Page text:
China’s maritime aggression should be wake-up call to Japan
The Sino-Japanese standoff over Japan’s detention of a Chinese trawler captain who acted aggressively towards the Japanese coast guard in waters near the disputed Senkaku islands is part of a larger pattern of Chinese assertiveness towards its neighbors over the past few years. This pattern includes renewed Chinese claims to the Indian state of Arunachal ...
The Sino-Japanese standoff over Japan’s detention of a Chinese trawler captain who acted aggressively towards the Japanese coast guard in waters near the disputed Senkaku islands is part of a larger pattern of Chinese assertiveness towards its neighbors over the past few years. This pattern includes renewed Chinese claims to the Indian state of Arunachal Pradesh, Beijing’s increasingly forceful claims to sovereignty over the South China Sea, China’s effort to claim suzerainty over the Yellow Sea (where it sought to prevent recent U.S.-South Korean naval exercises), and a series of naval provocations directed at Japan.
These have included China’s unprecedented deployment in April of ten warships — including Kilo-class attack submarines and advanced Sovremenny-class destroyers — through the Miyako Strait just south of Okinawa, the buzzing by a Chinese naval helicopter of a Japanese destroyer near Japan’s home waters, and heightened Chinese submarine activity in waters near Japan. These incidents come in the context of new frictions in the Sino-Japanese dispute over claims to disputed natural gas fields in the East China Sea – despite an earlier agreement between the countries for joint development — and increasing Chinese heavy-handedness towards smaller Southeast Asian neighbors with regard to the South China Sea.
At the Association of Southeast Asian Nations Regional Forum meeting in July, Chinese Foreign Minister Yang Jiechi’s jaw-dropping lecture to Asian ministers — and the U.S. secretary of state — that other countries were obstreperous to contest China’s unilateral claim to international waters and island chains in the South China Sea still rankles with leaders who were present. Particularly galling, according to the foreign minister of one major power at the meeting, was Foreign Minister Yang’s reminder that Southeast Asian states were "small countries" who depended on trade with China for their prosperity, while China was a "large country." There was therefore little chance of equality in their relations, Yang suggested. China’s neighbors simply would have to take that asymmetry — and, he added pointedly, their economic dependence on the China market — into account before "internationalizing" their dispute with Beijing over competing maritime claims.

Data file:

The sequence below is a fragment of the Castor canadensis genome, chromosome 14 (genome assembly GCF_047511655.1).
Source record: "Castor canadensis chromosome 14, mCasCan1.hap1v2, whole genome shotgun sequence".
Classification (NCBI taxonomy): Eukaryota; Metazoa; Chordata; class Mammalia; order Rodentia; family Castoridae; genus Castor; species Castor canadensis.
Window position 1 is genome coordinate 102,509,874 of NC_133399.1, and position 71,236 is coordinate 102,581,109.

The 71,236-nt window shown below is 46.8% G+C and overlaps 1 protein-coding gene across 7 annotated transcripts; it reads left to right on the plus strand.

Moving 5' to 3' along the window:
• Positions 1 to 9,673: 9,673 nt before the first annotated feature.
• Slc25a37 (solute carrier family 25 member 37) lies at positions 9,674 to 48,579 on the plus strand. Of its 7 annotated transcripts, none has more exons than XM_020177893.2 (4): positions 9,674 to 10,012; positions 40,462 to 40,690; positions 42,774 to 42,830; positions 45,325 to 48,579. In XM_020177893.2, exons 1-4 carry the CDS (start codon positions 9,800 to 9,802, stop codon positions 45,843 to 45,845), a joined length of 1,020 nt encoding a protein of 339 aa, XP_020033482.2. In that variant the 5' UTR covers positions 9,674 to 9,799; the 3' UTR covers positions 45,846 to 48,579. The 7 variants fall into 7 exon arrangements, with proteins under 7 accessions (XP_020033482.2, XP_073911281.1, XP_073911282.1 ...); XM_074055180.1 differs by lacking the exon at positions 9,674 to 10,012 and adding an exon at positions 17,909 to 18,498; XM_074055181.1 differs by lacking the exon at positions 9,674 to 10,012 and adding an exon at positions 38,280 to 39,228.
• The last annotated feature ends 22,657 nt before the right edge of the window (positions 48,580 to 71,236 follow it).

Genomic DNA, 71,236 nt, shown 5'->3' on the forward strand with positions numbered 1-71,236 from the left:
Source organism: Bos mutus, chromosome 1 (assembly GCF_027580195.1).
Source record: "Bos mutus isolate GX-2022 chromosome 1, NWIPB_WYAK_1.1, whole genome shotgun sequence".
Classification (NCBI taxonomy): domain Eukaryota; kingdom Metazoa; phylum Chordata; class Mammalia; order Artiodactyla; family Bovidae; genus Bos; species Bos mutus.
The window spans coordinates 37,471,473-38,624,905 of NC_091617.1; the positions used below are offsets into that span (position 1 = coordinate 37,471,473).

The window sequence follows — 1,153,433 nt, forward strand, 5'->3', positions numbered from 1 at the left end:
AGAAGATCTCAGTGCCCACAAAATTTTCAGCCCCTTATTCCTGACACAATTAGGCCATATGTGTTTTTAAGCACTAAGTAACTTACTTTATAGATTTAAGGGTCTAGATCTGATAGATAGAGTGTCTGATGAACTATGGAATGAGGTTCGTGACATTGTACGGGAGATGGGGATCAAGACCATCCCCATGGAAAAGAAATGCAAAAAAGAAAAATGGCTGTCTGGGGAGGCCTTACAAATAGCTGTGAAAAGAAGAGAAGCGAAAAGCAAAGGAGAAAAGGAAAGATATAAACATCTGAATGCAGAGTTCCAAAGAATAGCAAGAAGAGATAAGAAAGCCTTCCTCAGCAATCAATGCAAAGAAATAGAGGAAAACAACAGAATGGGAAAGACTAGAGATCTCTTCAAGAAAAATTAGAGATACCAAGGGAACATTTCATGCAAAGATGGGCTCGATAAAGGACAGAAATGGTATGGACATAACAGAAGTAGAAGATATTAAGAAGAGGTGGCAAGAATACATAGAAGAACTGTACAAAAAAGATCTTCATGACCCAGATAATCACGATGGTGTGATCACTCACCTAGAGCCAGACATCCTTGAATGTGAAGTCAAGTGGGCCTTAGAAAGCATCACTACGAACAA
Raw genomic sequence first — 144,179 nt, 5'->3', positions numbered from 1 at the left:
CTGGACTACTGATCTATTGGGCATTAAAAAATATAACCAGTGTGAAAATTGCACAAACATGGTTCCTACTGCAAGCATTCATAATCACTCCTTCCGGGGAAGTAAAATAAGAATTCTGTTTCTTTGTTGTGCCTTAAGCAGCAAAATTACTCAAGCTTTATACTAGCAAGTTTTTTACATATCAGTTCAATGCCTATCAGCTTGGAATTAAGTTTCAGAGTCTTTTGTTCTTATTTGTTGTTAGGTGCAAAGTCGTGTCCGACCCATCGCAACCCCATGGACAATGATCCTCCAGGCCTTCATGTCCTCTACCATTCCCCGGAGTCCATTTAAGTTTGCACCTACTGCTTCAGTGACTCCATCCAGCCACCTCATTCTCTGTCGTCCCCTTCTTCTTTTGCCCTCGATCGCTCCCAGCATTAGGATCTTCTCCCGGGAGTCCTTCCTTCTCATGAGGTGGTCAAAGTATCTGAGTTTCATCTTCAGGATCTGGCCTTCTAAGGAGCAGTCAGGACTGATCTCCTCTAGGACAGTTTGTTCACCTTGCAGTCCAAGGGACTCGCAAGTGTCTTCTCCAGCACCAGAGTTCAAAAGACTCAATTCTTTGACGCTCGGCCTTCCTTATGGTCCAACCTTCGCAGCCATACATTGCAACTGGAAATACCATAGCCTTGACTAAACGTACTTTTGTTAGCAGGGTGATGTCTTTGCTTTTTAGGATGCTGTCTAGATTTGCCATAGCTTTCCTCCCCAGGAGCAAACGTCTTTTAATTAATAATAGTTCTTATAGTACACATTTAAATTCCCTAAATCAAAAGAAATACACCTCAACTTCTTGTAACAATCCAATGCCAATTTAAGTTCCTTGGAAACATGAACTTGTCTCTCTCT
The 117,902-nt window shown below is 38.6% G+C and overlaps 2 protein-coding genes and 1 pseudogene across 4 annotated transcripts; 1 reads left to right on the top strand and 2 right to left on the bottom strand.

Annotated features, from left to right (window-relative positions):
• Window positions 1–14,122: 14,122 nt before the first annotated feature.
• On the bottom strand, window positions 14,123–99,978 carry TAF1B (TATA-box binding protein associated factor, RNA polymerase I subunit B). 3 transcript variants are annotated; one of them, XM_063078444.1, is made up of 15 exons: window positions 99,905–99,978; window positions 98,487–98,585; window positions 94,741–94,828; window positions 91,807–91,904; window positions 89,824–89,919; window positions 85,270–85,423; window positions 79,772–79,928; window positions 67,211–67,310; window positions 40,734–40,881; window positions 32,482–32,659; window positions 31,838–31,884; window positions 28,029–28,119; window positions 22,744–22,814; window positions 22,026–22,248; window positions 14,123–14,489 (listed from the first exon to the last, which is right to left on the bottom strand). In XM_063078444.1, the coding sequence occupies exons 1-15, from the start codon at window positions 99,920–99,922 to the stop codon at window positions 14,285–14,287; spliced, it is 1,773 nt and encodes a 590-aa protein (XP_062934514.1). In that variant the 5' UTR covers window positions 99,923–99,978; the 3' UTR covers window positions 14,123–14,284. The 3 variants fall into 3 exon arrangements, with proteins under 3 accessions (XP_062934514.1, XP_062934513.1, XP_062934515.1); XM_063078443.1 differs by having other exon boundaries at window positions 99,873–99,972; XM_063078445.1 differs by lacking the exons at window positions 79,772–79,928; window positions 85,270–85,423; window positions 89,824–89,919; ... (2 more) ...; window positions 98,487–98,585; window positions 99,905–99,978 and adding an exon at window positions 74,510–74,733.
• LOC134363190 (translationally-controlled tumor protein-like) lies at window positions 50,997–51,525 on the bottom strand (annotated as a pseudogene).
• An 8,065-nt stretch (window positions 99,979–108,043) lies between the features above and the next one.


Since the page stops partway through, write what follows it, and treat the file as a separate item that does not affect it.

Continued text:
As the Chinese characters for the word suggest, there is an opportunity for Japan in this unfolding crisis. Hazy talk by previous Prime Minister Yukio Hatoyama about building a "fraternal" East Asian community centered on closer Japan-China cooperation has given way to a new realism in Tokyo about China’s attempts to displace Japan as Asia’s dominant power. Prime Minister Naoto Kan, re-elected as party leader last week in the face of a challenge from "China school" competitor Ichiro Ozawa, has emphasized strengthening the U.S.-Japan alliance, including by sticking with a plan agreed with Washington to realign American forces on Okinawa. New Foreign Minister Seiji Maehara comes from the right wing of the Democratic Party of Japan (DPJ) and is a well-known China hawk. He is a strong supporter of the U.S.-Japan alliance who was warning years ago of the dangers posed by China’s aggressive military modernization.
Japan is developing new defense guidelines that must factor in China’s increasing military challenge — and provide budget support for the development of new capabilities to protect Japan against Chinese bullying. Many DPJ members support the notion of a more equal U.S.-Japan alliance — which means they must be willing to bolster Japanese defense capabilities so that it can punch its weight without being overly dependent on the United States. Japan’s defense budget has declined by five percent in real terms over the past decade; it is past time to reverse this trend in light of regional developments. In addition to missile defense, this should include investing in new platforms, technology, and training for the Japanese navy and coast guard to secure Japanese territorial waters and maritime interests against Chinese revisionism.
Japan is also well-positioned for a new diplomatic activism. Japan is hosting the APEC summit this November and has succeeded in encouraging the United States to join the East Asia Summit. As Southeast Asian leaders unite in their apprehension of Chinese power and look to closer partnership with bigger powers to stabilize the Asian balance, Tokyo could re-emerge to play the leading role in regional diplomacy it did in the 1990s, when it was instrumental in founding Asian regional institutions designed to engage, enmesh, and constrain China so as to encourage it to be a constructive regional player.
Japan boasts the world’s third-largest economy, cutting-edge technology, one of the world’s biggest navies, an advantageous geographic position, a rich and cohesive society, and an enduring alliance with the international system’s preeminent power. But leaders in the West and Asia, their eyes riveted on China, sometimes forget the possibilities offered by closer partnership with Japan. At the same time, many Japanese seem all-too-willing to live with diminished expectations for their country as it ages and remains caught in an economic funk. Given China’s increasingly sharp-elbowed approach to its neighbors, it is not only the Japanese public but the wider world that has an abiding stake in Prime Minister Kan’s agenda to reform and renew Japan for a new — and more dangerous — era.
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